Instead of the usual debate leading up to the announcement of the award or the argument after the fact, 2020’s discussion about Ballon d’Or has come down to this: who has been robbed?
The most popular individual honour in football will not be awarded this year due to the extraordinary conditions created by the coronavirus pandemic.
It will be the first time the trophy given for the world’s best men’s footballer has not been awarded since Englishman Stanley Matthews won the inaugural edition in 1956.
The decision was announced by organisers France Football announced on Monday.
“There will be no edition in 2020, because it turns out, after thoughtful consideration, that all the conditions are not met,” said Pascal Ferre, the editor of the magazine.
Lionel Messi won a record-breaking sixth Ballon d’Or last year.
The women’s Ballon d’Or, which was first awarded in 2018, has also been cancelled, as have the Kepa Trophy, given to the best young player, and the Yashin award for best goalkeeper.
“This decision, which was taken of course with all the group stakeholders, does not delight us but it seems to be the most responsible one,” said Ferre.
“Protecting the credibility and legitimacy of such an award also means ensuring its flawlessness over time.”
France Football added that it was looking forward to holding a ceremony in 2021, but that this year it would instead organise a vote for the all-time greatest men’s XI.
The Covid-19 outbreak saw all major football leagues shut down in March, with the German Bundesliga the first to resume behind closed doors in May.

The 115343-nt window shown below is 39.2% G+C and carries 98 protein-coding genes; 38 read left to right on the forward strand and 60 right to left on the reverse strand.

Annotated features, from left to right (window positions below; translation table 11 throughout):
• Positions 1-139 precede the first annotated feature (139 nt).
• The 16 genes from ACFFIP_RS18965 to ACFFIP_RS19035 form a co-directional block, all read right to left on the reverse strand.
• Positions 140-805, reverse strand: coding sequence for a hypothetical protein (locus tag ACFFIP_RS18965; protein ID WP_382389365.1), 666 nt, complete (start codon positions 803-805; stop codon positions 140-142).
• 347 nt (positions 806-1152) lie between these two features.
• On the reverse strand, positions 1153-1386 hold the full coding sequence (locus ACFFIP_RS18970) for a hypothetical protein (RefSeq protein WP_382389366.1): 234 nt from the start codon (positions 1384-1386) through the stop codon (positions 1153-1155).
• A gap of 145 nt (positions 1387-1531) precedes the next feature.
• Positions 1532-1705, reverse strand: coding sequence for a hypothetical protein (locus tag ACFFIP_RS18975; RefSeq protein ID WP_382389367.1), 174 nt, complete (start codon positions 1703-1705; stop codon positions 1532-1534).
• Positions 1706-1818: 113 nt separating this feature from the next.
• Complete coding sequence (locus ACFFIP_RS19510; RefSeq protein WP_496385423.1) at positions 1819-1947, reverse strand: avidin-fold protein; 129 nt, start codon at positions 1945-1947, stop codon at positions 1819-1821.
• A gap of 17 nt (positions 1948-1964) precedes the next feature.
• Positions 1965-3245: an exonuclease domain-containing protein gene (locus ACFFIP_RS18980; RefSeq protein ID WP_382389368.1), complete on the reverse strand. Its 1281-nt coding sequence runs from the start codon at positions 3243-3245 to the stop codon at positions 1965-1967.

France Football said it would be unfair to vote on the world’s best player when some leagues, including the French Ligue 1, cancelled their seasons early.
Ferre also suggested that it would not be right to judge players based on games played without spectators present.
“We believe that such a singular year cannot... be treated as an ordinary year,” he added.
“Two months (January and February), out of the eleven generally required to form an opinion and decide who should lift the trophies, represent far too little to gauge and judge, without forgetting that the other games were played –- or will be played –- in unusual conditions (behind closed doors, with five replacements, Champions League’s Final 8 played in a single game).”
Twitter was abuzz with reactions, some funny and some serious, after the development on Monday, with many wondering if Robert Lewandowski (Bayern Munich forward) was the one to have missed out on his big chance: